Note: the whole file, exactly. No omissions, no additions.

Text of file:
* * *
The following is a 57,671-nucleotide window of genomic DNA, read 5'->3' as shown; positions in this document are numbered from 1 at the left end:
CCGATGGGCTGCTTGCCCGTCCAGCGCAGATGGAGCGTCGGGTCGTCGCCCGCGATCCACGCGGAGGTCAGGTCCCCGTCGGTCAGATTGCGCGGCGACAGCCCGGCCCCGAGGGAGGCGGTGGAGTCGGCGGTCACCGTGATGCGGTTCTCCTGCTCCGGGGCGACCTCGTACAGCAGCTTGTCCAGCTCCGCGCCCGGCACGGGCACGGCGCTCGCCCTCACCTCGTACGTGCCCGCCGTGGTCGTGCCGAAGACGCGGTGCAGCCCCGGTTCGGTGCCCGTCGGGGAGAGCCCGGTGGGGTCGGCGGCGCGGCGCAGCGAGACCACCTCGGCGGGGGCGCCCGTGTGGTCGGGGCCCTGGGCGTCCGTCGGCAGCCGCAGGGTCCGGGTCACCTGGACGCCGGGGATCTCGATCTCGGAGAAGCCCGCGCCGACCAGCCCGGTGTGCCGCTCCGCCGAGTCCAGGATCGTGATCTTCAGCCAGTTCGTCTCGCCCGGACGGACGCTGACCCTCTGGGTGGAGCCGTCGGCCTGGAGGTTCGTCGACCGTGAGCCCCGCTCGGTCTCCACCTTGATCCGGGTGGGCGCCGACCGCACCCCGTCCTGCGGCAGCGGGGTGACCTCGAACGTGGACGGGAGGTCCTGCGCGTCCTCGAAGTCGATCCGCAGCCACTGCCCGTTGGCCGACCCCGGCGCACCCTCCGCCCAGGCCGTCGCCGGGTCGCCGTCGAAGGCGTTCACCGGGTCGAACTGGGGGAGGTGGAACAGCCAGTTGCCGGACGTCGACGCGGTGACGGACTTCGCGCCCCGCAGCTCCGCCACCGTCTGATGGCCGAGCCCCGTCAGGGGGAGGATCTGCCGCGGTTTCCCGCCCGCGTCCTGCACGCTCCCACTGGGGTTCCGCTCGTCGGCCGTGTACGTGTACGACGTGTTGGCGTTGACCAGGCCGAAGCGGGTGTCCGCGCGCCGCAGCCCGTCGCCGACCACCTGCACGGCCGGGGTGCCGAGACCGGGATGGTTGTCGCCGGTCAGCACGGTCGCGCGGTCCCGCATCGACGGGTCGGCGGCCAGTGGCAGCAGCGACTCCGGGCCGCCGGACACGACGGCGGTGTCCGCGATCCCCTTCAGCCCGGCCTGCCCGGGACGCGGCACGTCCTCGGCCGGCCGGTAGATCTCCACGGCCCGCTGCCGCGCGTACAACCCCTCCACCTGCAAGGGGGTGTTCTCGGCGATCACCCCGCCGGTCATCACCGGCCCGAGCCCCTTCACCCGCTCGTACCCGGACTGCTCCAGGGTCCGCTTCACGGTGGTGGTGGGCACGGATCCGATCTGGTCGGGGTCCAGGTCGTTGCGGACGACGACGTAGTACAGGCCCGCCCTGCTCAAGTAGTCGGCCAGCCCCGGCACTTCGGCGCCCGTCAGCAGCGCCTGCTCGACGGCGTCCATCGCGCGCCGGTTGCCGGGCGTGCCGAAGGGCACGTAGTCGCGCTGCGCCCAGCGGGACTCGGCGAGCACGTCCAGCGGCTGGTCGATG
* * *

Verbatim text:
The following is a 57,671-nucleotide window of genomic DNA, read 5'->3' as shown; positions in this document are numbered from 1 at the left end:
CCGATGGGCTGCTTGCCCGTCCAGCGCAGATGGAGCGTCGGGTCGTCGCCCGCGATCCACGCGGAGGTCAGGTCCCCGTCGGTCAGATTGCGCGGCGACAGCCCGGCCCCGAGGGAGGCGGTGGAGTCGGCGGTCACCGTGATGCGGTTCTCCTGCTCCGGGGCGACCTCGTACAGCAGCTTGTCCAGCTCCGCGCCCGGCACGGGCACGGCGCTCGCCCTCACCTCGTACGTGCCCGCCGTGGTCGTGCCGAAGACGCGGTGCAGCCCCGGTTCGGTGCCCGTCGGGGAGAGCCCGGTGGGGTCGGCGGCGCGGCGCAGCGAGACCACCTCGGCGGGGGCGCCCGTGTGGTCGGGGCCCTGGGCGTCCGTCGGCAGCCGCAGGGTCCGGGTCACCTGGACGCCGGGGATCTCGATCTCGGAGAAGCCCGCGCCGACCAGCCCGGTGTGCCGCTCCGCCGAGTCCAGGATCGTGATCTTCAGCCAGTTCGTCTCGCCCGGACGGACGCTGACCCTCTGGGTGGAGCCGTCGGCCTGGAGGTTCGTCGACCGTGAGCCCCGCTCGGTCTCCACCTTGATCCGGGTGGGCGCCGACCGCACCCCGTCCTGCGGCAGCGGGGTGACCTCGAACGTGGACGGGAGGTCCTGCGCGTCCTCGAAGTCGATCCGCAGCCACTGCCCGTTGGCCGACCCCGGCGCACCCTCCGCCCAGGCCGTCGCCGGGTCGCCGTCGAAGGCGTTCACCGGGTCGAACTGGGGGAGGTGGAACAGCCAGTTGCCGGACGTCGACGCGGTGACGGACTTCGCGCCCCGCAGCTCCGCCACCGTCTGATGGCCGAGCCCCGTCAGGGGGAGGATCTGCCGCGGTTTCCCGCCCGCGTCCTGCACGCTCCCACTGGGGTTCCGCTCGTCGGCCGTGTACGTGTACGACGTGTTGGCGTTGACCAGGCCGAAGCGGGTGTCCGCGCGCCGCAGCCCGTCGCCGACCACCTGCACGGCCGGGGTGCCGAGACCGGGATGGTTGTCGCCGGTCAGCACGGTCGCGCGGTCCCGCATCGACGGGTCGGCGGCCAGTGGCAGCAGCGACTCCGGGCCGCCGGACACGACGGCGGTGTCCGCGATCCCCTTCAGCCCGGCCTGCCCGGGACGCGGCACGTCCTCGGCCGGCCGGTAGATCTCCACGGCCCGCTGCCGCGCGTACAACCCCTCCACCTGCAAGGGGGTGTTCTCGGCGATCACCCCGCCGGTCATCACCGGCCCGAGCCCCTTCACCCGCTCGTACCCGGACTGCTCCAGGGTCCGCTTCACGGTGGTGGTGGGCACGGATCCGATCTGGTCGGGGTCCAGGTCGTTGCGGACGACGACGTAGTACAGGCCCGCCCTGCTCAAGTAGTCGGCCAGCCCCGGCACTTCGGCGCCCGTCAGCAGCGCCTGCTCGACGGCGTCCATCGCGCGCCGGTTGCCGGGCGTGCCGAAGGGCACGTAGTCGCGCTGCGCCCAGCGGGACTCGGCGAGCACGTCCAGCGGCTGGTCGATG